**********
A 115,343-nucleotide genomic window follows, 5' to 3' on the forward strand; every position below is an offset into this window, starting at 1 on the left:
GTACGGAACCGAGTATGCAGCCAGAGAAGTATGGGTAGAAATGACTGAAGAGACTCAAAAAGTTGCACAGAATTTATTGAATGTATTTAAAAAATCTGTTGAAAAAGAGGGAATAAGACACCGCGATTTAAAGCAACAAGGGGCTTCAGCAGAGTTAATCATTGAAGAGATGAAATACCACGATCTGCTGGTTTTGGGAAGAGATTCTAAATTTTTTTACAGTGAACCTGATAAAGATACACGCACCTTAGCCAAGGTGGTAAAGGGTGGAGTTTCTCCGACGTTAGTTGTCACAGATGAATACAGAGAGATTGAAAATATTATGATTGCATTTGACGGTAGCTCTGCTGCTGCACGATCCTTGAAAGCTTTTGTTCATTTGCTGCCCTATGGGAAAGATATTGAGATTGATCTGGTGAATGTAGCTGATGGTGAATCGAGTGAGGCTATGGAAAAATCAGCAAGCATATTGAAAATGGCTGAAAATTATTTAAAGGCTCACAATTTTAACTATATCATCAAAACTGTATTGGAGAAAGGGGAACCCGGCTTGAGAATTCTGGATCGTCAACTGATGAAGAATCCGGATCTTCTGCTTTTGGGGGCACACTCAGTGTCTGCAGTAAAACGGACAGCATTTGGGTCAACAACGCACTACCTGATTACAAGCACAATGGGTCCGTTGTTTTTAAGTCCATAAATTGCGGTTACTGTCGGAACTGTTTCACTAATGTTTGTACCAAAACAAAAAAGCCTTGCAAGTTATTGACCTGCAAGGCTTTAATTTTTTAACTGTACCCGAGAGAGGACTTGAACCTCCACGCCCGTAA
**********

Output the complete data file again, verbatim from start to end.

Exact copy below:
A 115,343-nucleotide genomic window follows, 5' to 3' on the forward strand; every position below is an offset into this window, starting at 1 on the left:
GTACGGAACCGAGTATGCAGCCAGAGAAGTATGGGTAGAAATGACTGAAGAGACTCAAAAAGTTGCACAGAATTTATTGAATGTATTTAAAAAATCTGTTGAAAAAGAGGGAATAAGACACCGCGATTTAAAGCAACAAGGGGCTTCAGCAGAGTTAATCATTGAAGAGATGAAATACCACGATCTGCTGGTTTTGGGAAGAGATTCTAAATTTTTTTACAGTGAACCTGATAAAGATACACGCACCTTAGCCAAGGTGGTAAAGGGTGGAGTTTCTCCGACGTTAGTTGTCACAGATGAATACAGAGAGATTGAAAATATTATGATTGCATTTGACGGTAGCTCTGCTGCTGCACGATCCTTGAAAGCTTTTGTTCATTTGCTGCCCTATGGGAAAGATATTGAGATTGATCTGGTGAATGTAGCTGATGGTGAATCGAGTGAGGCTATGGAAAAATCAGCAAGCATATTGAAAATGGCTGAAAATTATTTAAAGGCTCACAATTTTAACTATATCATCAAAACTGTATTGGAGAAAGGGGAACCCGGCTTGAGAATTCTGGATCGTCAACTGATGAAGAATCCGGATCTTCTGCTTTTGGGGGCACACTCAGTGTCTGCAGTAAAACGGACAGCATTTGGGTCAACAACGCACTACCTGATTACAAGCACAATGGGTCCGTTGTTTTTAAGTCCATAAATTGCGGTTACTGTCGGAACTGTTTCACTAATGTTTGTACCAAAACAAAAAAGCCTTGCAAGTTATTGACCTGCAAGGCTTTAATTTTTTAACTGTACCCGAGAGAGGACTTGAACCTCCACGCCCGTAA